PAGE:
Using LabVIEW and PXI in the Harsh Antarctic to Investigate Glaciers and Ice Sheets

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"During the AGAP project, the PXI chassis rugged design survived the harsh Antarctic environment overcoming the -30°C ambient temperatures and high vibration levels from the aircraft."

- Carl Robinson, British Antarctic Survey

The Challenge:
Investigating the inner workings of glaciers and ice sheets by studying the nature of the ice.

The Solution:
Using LabVIEW graphical programming to design the user interface, acquire data, manage system configuration, record the radar ice depth soundings and provide a real time display, and combine with PXI modular instrumentation, and other components to deliver not only a stable radar platform but also a glaciological research tool.

Carl Robinson - British Antarctic Survey

It became apparent in the 1960s that radar could be used to investigate the inner workings of glaciers and ice sheets, and the UK has been at the forefront of developing technologies that facilitate high-quality science. Current programmes designed to analyze the ice require knowledge of what lies within and beneath ice sheets. Researchers must study the nature of the ice and survey isochronal layers to understand the effect of the structure and orientation of ice crystals on flow dynamics and the role of subglacial water and bedrock roughness on fast glacier flow. The previous British Antarctic Survey (BAS) radar system was out-dated and unable to provide the data scientist needed. Therefore, our application required a new system that utilised modern digital acquisition and processing to improve the depth sounding capabilities and provide improved vertical and spatial resolution so that aperture synthesis could be performed.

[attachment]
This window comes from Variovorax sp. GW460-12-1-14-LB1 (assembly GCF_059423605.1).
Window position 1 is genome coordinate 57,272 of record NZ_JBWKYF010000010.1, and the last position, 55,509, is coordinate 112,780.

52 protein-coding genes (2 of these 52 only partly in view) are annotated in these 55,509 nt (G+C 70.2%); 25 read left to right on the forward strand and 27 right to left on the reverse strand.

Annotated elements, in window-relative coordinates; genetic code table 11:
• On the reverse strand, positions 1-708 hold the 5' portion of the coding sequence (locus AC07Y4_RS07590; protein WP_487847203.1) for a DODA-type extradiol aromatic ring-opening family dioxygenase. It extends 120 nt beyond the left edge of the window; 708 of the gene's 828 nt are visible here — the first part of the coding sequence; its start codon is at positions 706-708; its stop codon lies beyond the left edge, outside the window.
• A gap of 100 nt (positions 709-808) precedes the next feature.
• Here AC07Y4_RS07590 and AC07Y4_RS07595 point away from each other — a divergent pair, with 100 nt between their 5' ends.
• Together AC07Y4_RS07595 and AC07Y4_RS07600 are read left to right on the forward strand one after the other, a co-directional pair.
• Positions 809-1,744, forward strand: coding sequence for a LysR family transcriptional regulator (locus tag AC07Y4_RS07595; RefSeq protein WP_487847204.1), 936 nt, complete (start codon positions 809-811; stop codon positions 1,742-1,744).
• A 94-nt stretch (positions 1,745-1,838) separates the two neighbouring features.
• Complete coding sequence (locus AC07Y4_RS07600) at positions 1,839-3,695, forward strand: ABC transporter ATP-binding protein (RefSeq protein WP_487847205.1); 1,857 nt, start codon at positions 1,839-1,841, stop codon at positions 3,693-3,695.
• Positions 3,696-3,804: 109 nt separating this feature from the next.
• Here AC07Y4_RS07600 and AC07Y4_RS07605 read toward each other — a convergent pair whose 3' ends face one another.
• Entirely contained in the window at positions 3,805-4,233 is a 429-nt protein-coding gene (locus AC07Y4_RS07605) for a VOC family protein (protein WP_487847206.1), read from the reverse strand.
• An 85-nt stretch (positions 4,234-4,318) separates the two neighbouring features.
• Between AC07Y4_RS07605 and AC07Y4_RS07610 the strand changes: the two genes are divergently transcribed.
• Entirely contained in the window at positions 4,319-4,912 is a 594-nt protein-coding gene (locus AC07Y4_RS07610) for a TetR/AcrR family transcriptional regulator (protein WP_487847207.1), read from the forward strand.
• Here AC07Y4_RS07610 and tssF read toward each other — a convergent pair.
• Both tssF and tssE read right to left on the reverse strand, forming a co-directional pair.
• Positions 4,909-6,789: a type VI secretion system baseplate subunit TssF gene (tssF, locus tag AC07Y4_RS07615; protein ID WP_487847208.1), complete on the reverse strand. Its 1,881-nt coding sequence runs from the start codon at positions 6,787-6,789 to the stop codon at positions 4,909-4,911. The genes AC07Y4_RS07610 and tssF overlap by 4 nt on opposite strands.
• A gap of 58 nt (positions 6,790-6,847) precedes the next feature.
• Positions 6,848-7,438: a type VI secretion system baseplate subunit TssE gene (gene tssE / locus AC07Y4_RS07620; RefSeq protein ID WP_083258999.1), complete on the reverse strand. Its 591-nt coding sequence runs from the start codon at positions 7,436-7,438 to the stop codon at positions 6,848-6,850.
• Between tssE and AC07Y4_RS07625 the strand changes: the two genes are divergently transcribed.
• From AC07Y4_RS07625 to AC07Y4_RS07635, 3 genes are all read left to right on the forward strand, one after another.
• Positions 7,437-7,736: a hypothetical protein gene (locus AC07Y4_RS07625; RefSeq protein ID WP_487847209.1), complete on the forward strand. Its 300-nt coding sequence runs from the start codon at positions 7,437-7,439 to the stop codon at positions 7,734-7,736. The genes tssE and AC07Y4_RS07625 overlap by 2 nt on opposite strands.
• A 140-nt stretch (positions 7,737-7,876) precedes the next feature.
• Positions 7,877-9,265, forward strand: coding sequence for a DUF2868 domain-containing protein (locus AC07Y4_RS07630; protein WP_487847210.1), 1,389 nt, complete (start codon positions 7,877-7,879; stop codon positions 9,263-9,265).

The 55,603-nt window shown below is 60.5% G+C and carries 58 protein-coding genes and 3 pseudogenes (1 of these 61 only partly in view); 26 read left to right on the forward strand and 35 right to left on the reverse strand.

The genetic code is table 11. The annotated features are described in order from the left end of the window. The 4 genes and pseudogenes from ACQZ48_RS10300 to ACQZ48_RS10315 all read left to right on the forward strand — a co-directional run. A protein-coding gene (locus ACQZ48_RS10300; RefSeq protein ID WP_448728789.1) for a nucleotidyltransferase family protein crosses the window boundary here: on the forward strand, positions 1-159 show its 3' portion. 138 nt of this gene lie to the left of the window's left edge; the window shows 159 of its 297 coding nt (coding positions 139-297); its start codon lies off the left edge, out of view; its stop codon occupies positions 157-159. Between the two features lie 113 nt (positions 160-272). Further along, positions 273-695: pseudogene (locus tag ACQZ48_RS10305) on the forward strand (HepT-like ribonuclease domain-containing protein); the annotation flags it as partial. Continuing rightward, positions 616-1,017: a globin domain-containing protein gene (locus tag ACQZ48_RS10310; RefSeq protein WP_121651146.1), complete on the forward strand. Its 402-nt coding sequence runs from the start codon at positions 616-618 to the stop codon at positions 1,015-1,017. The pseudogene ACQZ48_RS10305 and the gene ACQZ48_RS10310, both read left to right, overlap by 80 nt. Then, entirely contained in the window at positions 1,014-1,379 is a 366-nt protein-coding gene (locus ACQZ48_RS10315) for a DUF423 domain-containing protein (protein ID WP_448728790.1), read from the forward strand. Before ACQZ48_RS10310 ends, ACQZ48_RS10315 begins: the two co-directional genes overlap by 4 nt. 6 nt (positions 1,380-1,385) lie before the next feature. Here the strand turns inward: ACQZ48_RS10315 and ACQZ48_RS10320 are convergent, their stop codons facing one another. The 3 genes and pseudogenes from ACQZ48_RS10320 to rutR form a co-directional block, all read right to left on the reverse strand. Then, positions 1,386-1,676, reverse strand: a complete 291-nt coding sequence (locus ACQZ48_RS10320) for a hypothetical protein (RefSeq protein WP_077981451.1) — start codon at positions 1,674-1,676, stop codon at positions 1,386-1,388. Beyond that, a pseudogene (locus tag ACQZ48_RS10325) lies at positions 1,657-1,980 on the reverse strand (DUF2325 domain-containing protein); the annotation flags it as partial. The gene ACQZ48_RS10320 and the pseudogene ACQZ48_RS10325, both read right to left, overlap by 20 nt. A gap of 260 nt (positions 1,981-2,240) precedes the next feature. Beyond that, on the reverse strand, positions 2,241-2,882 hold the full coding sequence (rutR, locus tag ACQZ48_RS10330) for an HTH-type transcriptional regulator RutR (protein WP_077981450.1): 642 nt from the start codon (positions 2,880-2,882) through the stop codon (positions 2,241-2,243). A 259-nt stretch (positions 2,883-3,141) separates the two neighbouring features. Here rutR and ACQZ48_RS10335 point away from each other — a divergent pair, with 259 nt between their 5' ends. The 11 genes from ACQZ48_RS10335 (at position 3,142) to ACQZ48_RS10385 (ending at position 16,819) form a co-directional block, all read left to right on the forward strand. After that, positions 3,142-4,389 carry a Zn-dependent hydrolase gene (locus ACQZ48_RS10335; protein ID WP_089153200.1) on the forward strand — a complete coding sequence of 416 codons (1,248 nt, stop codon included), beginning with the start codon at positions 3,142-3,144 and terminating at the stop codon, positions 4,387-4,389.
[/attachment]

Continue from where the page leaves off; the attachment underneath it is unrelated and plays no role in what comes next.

Using LabVIEW, NI PXI and other components such as a Radstone board with a custom FPGA, the new radar was created. LabVIEW graphical programming environment was used to design the user interface, analyze acquirde data, manage system configuration, record the radar ice-depth soundings and provide real-time data display. The system uses PXI modular hardware closely integrated with software to replace the radar system developed in the 90s. LabVIEW provided the flexibility to deliver not only a stable radar platform but also a glaciological research tool.

 The British Antarctic Survey

Cambridge-based BAS, a component of the Natural Environment Research Council, is a world leader in research into global environmental issues. With an annual budget of around £45 million, five Antarctic Research Stations, two Royal Research Ships and five aircraft, BAS undertakes an interdisciplinary research programme and plays an active and influential role in Antarctic affairs. BAS has joint research projects with over 40 UK universities and has more than 120 national and international collaborations.

Antarctica: the Last Frontier on Earth

 Antarctica is one of the least understood continents on Earth. It is the coldest, windiest, highest-elevated continent with over 99 % of its surface submerged beneath thick ice. There is increasing international awareness of the pivotal role that Antarctica plays in the global climate and geodynamic systems. The stability of the Antarctic ice sheet in a warming climate is of significant societal relevance because of its repercussions on the rise of global sea-levels. Though, if all Antarctica’s ice melted, sea-level would rise by over 60 metres.

Antarctica Aerogeophysics Research

Airborne geophysics is a prime tool to explore ice sheets and image subglacial environments, and to study associated geological features. BAS is at the forefront in airborne geophysical survey having developed an enhanced aero-geophysical platform which combines ice-sounding radar, aeromagnetic and aerogravity sensors. The platform is installed in a ski-equipped De Havilland DH-6 Twin Otter which is capable of operating from remote field camps off un-groomed runways.

The new ‘in house’ radar utilises LabVIEW and is capable of surveying ice surface, ice thickness, bedrock configurations, internal ice layering, and subglacial lakes. The radar system has successfully explored three key regions of Antarctica as part of major international projects with the US and Italian Antarctic Programmes: the Amundsen Sea Embayment, the Wilkes Subglacial Basin and the Gamburtsev Subglacial Mountains.